Keith O’Connor, founder and chief executive of Fleetsolve said: “It’s critical that the Chancellor implements a series of measures that will enable and support UK business throughout their energy transition on the journey to net-zero. We are pleased to see the Spring Budget announcement of energy efficiency funding for swimming pools. This will provide a much needed shot in the arm to those community facilities particularly threatened by high energy costs. CHP is a tried and tested technology that generates lower-cost electricity and heat simultaneously in one highly efficient process. As such it is ideal for energy intensive environments like swimming pools that require a lot of heat. We are poised to help local authorities and leisure providers take advantage of this funding as soon as it becomes available.
We also welcome confirmation that the Climate Change Agreement (CCA) scheme will be extended for a further two years, and opened to new applicants. This, combined with the extension of the 50% First Year Allowance will free up some budget to invest in energy efficiency measures such as CHP, increasing resilience and allowing firms to operate more sustainably.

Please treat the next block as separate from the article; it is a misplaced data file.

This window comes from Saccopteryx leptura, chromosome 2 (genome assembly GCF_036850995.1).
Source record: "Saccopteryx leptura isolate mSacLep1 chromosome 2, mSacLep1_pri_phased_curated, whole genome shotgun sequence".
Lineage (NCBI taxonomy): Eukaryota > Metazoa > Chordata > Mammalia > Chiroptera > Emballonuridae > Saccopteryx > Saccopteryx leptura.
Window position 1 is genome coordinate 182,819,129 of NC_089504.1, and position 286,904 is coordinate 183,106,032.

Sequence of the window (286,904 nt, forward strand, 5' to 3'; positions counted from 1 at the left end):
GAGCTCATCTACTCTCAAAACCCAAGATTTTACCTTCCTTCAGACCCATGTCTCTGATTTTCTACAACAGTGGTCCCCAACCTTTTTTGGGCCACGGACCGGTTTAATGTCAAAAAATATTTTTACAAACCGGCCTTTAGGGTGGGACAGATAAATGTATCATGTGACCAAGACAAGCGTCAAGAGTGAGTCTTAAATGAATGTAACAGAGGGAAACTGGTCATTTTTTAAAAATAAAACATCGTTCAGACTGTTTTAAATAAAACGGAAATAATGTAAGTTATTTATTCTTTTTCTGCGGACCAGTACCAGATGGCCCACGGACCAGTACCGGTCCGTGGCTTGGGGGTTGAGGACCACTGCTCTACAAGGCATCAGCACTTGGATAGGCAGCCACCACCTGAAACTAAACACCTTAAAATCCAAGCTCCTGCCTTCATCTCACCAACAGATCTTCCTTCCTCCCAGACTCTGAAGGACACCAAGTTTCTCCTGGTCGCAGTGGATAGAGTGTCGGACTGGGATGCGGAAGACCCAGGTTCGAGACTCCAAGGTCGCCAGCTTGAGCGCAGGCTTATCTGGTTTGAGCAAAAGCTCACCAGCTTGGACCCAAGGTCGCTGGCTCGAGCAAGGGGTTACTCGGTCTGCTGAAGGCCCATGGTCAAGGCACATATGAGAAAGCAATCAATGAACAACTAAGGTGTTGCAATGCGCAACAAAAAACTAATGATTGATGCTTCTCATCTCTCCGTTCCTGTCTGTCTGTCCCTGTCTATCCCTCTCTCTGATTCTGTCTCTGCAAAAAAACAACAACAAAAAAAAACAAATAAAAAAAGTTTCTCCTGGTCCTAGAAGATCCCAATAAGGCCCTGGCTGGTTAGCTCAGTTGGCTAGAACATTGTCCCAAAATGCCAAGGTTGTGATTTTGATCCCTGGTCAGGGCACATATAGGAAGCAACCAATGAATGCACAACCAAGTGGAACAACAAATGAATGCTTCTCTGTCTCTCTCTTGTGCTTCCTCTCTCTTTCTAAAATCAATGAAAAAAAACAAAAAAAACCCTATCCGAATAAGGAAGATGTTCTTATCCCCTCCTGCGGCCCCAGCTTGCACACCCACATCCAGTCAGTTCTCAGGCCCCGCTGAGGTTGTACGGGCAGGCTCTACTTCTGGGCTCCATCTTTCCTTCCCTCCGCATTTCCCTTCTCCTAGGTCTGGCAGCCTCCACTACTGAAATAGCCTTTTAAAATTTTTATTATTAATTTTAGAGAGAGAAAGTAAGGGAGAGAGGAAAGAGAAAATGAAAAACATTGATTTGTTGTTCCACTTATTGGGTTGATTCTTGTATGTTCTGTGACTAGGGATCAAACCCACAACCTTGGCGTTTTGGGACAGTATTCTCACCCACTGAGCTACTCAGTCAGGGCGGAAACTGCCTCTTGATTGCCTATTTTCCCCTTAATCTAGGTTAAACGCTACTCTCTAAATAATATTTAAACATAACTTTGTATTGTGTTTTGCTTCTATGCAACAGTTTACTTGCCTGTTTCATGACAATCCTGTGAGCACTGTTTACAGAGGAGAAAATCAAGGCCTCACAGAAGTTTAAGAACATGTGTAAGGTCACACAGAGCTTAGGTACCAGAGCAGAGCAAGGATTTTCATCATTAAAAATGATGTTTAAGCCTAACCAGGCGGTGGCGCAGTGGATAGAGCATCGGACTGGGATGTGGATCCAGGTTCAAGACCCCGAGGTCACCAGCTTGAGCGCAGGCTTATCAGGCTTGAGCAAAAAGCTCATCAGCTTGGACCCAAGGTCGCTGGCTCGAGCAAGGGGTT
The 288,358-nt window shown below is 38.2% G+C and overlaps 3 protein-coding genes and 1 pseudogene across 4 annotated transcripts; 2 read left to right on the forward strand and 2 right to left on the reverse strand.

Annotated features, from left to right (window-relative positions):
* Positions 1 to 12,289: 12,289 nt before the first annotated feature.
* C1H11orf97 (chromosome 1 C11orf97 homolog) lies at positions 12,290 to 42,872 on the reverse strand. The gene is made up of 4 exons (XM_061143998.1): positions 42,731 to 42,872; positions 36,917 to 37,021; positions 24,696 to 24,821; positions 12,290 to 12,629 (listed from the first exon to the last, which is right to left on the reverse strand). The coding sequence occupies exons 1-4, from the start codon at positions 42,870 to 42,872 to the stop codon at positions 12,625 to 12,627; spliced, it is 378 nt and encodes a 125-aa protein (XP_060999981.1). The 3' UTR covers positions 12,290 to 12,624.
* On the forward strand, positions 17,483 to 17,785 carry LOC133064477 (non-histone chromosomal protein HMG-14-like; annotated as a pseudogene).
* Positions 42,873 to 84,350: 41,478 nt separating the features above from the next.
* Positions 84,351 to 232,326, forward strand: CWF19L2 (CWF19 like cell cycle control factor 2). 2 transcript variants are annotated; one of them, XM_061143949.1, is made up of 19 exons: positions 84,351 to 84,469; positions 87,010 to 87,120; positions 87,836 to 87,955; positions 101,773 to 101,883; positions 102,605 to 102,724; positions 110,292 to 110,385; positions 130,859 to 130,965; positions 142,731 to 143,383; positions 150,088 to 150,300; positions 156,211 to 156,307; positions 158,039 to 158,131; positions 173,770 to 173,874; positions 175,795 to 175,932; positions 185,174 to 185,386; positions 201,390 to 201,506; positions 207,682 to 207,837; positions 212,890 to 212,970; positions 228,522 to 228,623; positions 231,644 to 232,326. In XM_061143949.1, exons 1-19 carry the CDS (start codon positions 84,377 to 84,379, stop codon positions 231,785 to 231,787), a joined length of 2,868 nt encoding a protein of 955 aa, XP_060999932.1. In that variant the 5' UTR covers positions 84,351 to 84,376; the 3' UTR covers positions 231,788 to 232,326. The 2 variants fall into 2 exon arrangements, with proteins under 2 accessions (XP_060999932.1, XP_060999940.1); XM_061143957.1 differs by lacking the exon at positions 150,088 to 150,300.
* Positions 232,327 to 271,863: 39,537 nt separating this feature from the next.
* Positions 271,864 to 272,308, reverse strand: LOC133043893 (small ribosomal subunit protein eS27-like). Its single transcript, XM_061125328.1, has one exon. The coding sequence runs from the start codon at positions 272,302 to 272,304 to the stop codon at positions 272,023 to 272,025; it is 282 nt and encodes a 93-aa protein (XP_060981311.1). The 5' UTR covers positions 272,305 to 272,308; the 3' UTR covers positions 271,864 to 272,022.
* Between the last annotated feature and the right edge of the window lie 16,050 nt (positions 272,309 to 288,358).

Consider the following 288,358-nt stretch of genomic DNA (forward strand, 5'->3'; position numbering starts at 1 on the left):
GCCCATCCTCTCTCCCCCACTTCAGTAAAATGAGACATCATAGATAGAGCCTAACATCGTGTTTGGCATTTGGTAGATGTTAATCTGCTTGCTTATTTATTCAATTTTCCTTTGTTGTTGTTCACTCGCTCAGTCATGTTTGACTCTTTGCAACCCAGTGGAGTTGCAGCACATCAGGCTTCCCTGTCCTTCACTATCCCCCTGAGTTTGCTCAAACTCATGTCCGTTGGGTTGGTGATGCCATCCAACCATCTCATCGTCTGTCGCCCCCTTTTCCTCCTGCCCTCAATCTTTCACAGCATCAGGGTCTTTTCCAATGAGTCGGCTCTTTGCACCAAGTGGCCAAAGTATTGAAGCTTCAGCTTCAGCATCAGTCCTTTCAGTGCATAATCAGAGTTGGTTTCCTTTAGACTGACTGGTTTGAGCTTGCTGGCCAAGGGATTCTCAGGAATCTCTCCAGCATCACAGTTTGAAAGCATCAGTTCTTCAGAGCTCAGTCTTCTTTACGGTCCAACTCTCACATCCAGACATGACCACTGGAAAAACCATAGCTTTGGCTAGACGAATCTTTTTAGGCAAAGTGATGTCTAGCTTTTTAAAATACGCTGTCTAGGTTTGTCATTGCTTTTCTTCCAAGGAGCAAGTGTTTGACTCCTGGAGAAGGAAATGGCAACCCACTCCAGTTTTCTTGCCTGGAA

As a proud Wirral business, we are also pleased to see the announcement of 12 Investment Zones, one of which will be in the Liverpool City Region. We know first-hand that our vibrant region has huge potential for further growth, and we welcome funding that will catalyse this.”
Mike Foster, chief executive of the Energy and Utilities Alliance, said: “We warmly welcome the decision to extend the Energy Price Guarantee, helping to protect consumers against a 20 per cent increase from April. It’s good that the Chancellor has listened to us in the energy industry as well as consumer champions who have all backed this move.
“What we now need is the Chancellor to listen to industry again, by supporting the move towards a hydrogen economy, in the first instance by giving the green light to blending this zero carbon gas with natural gas into our networks. This helps us all decarbonise without spending huge sums ripping out our gas boilers.”